Composer is a dependency management tool for projects running on PHP. PHP frameworks like Laravel, Symfony, and CodeIgniter use Composer to manage libraries and packages.

In this tutorial, you’ll learn the following:

  • Introduction to Composer.
  • Minimum stability in Composer.
  • Levels of stability, and the recommended version for production code.

One of the benefits of using a dependency tool is that it makes it easy to declare the key-value pair of packages you need for your project. This way, you can install dependencies via the composer install command or update them via the composer update command in the terminal.

Introduction to Composer

In Laravel, the composer.json is a JSON file located at the root of the project directory. It contains sample configurations used for dependency management, such as the project name, type (optional), description (optional), and the list of required packages.

These packages are represented using key-value pairs (name and version to be installed). Additionally, the composer.json file includes some required packages for the development environment which can be added as part of the configuration setup.

Here's what a composer.json file looks like:

    "name": "laravel/laravel",    
    "type": "project",    
    "description": "The Laravel Framework.",    
    "keywords": [        
    "license": "MIT",    
    "require": {        
       "php": "^8.1",        
       "laravel/framework": "^10.0",    
    "require-dev": {    
    "config": {    
    "minimum-stability": "dev"| "alpha"| "beta"| "RC"|"stable", //stable
composer.json file

What is Minimum Stability?

In Composer, the “minimum-stability” configuration specifies the minimum stability level for all installed packages.

Packages to be installed or updated will use the minimum-stability value to determine version limitations during dependency resolution.

Levels of Stability

The following are the different stability levels:

  • dev: This is the least stable version, and should never be used in production. It often includes packages under active development that may contain bugs or breaking changes and may still undergo significant modifications. It is only recommended for local development purposes.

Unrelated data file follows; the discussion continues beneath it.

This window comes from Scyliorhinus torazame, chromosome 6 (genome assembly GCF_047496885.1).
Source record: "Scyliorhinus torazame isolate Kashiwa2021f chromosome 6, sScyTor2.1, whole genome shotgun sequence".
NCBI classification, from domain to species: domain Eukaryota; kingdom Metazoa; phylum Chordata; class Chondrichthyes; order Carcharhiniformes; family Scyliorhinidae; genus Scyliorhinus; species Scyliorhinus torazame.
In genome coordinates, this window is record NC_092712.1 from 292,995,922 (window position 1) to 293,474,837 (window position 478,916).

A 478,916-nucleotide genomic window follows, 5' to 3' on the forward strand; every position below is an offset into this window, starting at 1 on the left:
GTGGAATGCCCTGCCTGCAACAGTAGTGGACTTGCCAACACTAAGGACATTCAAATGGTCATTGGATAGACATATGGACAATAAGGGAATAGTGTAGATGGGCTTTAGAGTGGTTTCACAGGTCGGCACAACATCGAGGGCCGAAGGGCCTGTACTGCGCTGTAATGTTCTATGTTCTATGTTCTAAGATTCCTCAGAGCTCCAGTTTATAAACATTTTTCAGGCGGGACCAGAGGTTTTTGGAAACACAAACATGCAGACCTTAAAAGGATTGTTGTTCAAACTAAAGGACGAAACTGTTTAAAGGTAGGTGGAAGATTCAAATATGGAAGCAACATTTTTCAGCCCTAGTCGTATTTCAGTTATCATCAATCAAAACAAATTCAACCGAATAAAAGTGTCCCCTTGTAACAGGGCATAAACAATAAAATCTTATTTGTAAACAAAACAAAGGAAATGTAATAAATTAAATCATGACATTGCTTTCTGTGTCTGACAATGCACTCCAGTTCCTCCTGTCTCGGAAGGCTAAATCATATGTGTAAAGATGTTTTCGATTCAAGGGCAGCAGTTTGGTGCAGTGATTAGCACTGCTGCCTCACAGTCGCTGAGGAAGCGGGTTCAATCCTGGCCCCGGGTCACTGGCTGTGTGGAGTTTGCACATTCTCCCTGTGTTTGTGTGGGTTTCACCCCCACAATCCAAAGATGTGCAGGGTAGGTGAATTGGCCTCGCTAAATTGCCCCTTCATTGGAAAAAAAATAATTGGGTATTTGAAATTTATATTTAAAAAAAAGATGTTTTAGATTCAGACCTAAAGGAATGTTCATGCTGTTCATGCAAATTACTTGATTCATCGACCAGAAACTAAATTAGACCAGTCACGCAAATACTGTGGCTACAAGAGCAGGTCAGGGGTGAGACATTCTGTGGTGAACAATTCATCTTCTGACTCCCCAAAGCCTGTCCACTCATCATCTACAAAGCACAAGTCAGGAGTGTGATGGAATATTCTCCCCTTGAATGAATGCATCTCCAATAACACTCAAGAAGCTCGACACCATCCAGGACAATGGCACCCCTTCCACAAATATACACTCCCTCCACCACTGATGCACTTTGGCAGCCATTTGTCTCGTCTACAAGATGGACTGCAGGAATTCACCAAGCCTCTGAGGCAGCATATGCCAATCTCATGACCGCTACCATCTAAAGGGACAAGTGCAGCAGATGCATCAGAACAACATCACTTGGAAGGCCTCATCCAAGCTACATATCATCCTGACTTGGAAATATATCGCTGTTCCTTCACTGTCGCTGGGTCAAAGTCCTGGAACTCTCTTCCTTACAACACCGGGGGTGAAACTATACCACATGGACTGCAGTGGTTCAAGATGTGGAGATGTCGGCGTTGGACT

• alpha: It's a version also undergoing development but in a more stable state. It usually contains fewer breaking changes and features nearing final completion or awaiting a beta release. However, it is also not highly recommended for production environments.
  • beta: This version is currently being tested, and minor bugs, when noticed, will need to be fixed. However, it is more stable than the alpha and dev versions, but it's still not recommended for production purposes.
  • RC: The RC (Release Candidate) is a version pending official release. It's the closest to being stable, but the version requires community testing and feedback prior to the final release. Undiscovered bugs can also be identified during this phase, so it's best practice not to use it for production purposes.
  • stable: This is the required level for production purposes. It includes all packages that have gone through significant changes, bug fixes, community testing, feedback, and is now ready to use.

In your composer.json, you can specify the minimum stability by doing the following:

    "minimum-stability": "stable"
minimum-stability config


In this article, you have learned about Composer, the composer.json file, minimum stability, and, most importantly, the levels of stability offered by Composer.

For your application, you should carefully choose the stability level that satisfies your production needs, while keeping security and downtime issues in mind. Remember, your application should only depend on stable and reliable packages.

I hope you now have a better understanding of minimum stability.

Keep learning, and Happy Coding!

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